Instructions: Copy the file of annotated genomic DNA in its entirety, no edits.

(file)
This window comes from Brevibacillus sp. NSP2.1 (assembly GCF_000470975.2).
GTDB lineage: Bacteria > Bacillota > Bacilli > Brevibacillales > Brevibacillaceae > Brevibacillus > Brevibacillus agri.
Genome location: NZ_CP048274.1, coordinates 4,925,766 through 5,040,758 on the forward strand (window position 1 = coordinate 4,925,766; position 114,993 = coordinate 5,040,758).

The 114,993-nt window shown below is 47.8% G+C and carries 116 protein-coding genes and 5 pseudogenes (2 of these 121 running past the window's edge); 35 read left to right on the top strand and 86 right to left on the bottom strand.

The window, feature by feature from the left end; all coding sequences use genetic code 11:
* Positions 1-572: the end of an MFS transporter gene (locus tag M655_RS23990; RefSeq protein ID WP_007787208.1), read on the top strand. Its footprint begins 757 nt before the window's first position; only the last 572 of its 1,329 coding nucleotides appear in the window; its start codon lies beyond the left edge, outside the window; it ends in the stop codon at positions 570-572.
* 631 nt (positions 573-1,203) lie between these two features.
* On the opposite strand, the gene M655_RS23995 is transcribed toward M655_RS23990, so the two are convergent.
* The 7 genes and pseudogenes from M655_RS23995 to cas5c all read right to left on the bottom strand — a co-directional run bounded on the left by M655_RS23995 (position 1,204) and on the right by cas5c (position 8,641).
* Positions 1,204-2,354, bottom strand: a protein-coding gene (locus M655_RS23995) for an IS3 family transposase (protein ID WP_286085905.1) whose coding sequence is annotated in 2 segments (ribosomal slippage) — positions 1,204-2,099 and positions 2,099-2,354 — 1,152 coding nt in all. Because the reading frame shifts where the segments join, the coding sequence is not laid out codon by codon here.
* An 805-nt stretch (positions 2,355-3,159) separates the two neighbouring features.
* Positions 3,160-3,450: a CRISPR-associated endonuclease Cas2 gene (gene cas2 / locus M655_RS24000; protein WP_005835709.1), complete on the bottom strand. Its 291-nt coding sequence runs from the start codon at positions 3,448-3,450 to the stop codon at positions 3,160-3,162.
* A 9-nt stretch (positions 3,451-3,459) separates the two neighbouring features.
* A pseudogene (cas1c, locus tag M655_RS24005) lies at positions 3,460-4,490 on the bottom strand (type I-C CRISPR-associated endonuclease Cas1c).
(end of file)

This window comes from Brevibacillus sp. NSP2.1 (assembly GCF_000470975.2).
GTDB lineage: Bacteria > Bacillota > Bacilli > Brevibacillales > Brevibacillaceae > Brevibacillus > Brevibacillus agri.
Genome location: NZ_CP048274.1, coordinates 4,925,766 through 5,040,758 on the forward strand (window position 1 = coordinate 4,925,766; position 114,993 = coordinate 5,040,758).

The 114,993-nt window shown below is 47.8% G+C and carries 116 protein-coding genes and 5 pseudogenes (2 of these 121 running past the window's edge); 35 read left to right on the top strand and 86 right to left on the bottom strand.

The window, feature by feature from the left end; all coding sequences use genetic code 11:
* Positions 1-572: the end of an MFS transporter gene (locus tag M655_RS23990; RefSeq protein ID WP_007787208.1), read on the top strand. Its footprint begins 757 nt before the window's first position; only the last 572 of its 1,329 coding nucleotides appear in the window; its start codon lies beyond the left edge, outside the window; it ends in the stop codon at positions 570-572.
* 631 nt (positions 573-1,203) lie between these two features.
* On the opposite strand, the gene M655_RS23995 is transcribed toward M655_RS23990, so the two are convergent.
* The 7 genes and pseudogenes from M655_RS23995 to cas5c all read right to left on the bottom strand — a co-directional run bounded on the left by M655_RS23995 (position 1,204) and on the right by cas5c (position 8,641).
* Positions 1,204-2,354, bottom strand: a protein-coding gene (locus M655_RS23995) for an IS3 family transposase (protein ID WP_286085905.1) whose coding sequence is annotated in 2 segments (ribosomal slippage) — positions 1,204-2,099 and positions 2,099-2,354 — 1,152 coding nt in all. Because the reading frame shifts where the segments join, the coding sequence is not laid out codon by codon here.
* An 805-nt stretch (positions 2,355-3,159) separates the two neighbouring features.
* Positions 3,160-3,450: a CRISPR-associated endonuclease Cas2 gene (gene cas2 / locus M655_RS24000; protein WP_005835709.1), complete on the bottom strand. Its 291-nt coding sequence runs from the start codon at positions 3,448-3,450 to the stop codon at positions 3,160-3,162.
* A 9-nt stretch (positions 3,451-3,459) separates the two neighbouring features.
* A pseudogene (cas1c, locus tag M655_RS24005) lies at positions 3,460-4,490 on the bottom strand (type I-C CRISPR-associated endonuclease Cas1c).